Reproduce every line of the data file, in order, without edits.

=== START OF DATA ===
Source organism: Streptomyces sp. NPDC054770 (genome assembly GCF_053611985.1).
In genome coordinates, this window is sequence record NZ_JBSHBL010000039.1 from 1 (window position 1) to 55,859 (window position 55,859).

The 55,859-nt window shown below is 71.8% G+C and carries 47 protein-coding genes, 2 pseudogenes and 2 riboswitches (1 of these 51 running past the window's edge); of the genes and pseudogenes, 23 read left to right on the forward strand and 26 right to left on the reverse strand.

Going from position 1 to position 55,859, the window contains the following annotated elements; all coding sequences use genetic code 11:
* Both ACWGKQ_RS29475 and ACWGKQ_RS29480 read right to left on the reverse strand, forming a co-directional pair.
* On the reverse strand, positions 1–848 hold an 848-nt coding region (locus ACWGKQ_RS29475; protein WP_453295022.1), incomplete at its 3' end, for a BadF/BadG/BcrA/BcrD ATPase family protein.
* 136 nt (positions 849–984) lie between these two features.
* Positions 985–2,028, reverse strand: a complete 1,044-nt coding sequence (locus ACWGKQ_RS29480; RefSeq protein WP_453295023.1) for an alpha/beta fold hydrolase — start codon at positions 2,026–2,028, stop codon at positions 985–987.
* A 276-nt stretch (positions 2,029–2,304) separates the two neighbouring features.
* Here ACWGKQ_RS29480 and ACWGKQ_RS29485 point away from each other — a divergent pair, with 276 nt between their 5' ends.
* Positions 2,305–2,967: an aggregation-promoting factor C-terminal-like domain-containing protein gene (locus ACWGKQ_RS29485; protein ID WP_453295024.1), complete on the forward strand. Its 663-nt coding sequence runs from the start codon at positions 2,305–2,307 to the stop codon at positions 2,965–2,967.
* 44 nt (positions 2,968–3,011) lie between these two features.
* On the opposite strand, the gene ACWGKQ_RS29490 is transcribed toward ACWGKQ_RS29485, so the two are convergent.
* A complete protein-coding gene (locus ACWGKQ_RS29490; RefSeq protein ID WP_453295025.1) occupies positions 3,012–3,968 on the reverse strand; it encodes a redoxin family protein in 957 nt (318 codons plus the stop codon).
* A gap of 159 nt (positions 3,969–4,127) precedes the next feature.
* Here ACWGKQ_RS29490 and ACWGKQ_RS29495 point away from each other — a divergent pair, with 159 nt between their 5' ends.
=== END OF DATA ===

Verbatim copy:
Source organism: Streptomyces sp. NPDC054770 (genome assembly GCF_053611985.1).
In genome coordinates, this window is sequence record NZ_JBSHBL010000039.1 from 1 (window position 1) to 55,859 (window position 55,859).

The 55,859-nt window shown below is 71.8% G+C and carries 47 protein-coding genes, 2 pseudogenes and 2 riboswitches (1 of these 51 running past the window's edge); of the genes and pseudogenes, 23 read left to right on the forward strand and 26 right to left on the reverse strand.

Going from position 1 to position 55,859, the window contains the following annotated elements; all coding sequences use genetic code 11:
* Both ACWGKQ_RS29475 and ACWGKQ_RS29480 read right to left on the reverse strand, forming a co-directional pair.
* On the reverse strand, positions 1–848 hold an 848-nt coding region (locus ACWGKQ_RS29475; protein WP_453295022.1), incomplete at its 3' end, for a BadF/BadG/BcrA/BcrD ATPase family protein.
* 136 nt (positions 849–984) lie between these two features.
* Positions 985–2,028, reverse strand: a complete 1,044-nt coding sequence (locus ACWGKQ_RS29480; RefSeq protein WP_453295023.1) for an alpha/beta fold hydrolase — start codon at positions 2,026–2,028, stop codon at positions 985–987.
* A 276-nt stretch (positions 2,029–2,304) separates the two neighbouring features.
* Here ACWGKQ_RS29480 and ACWGKQ_RS29485 point away from each other — a divergent pair, with 276 nt between their 5' ends.
* Positions 2,305–2,967: an aggregation-promoting factor C-terminal-like domain-containing protein gene (locus ACWGKQ_RS29485; protein ID WP_453295024.1), complete on the forward strand. Its 663-nt coding sequence runs from the start codon at positions 2,305–2,307 to the stop codon at positions 2,965–2,967.
* 44 nt (positions 2,968–3,011) lie between these two features.
* On the opposite strand, the gene ACWGKQ_RS29490 is transcribed toward ACWGKQ_RS29485, so the two are convergent.
* A complete protein-coding gene (locus ACWGKQ_RS29490; RefSeq protein ID WP_453295025.1) occupies positions 3,012–3,968 on the reverse strand; it encodes a redoxin family protein in 957 nt (318 codons plus the stop codon).
* A gap of 159 nt (positions 3,969–4,127) precedes the next feature.
* Here ACWGKQ_RS29490 and ACWGKQ_RS29495 point away from each other — a divergent pair, with 159 nt between their 5' ends.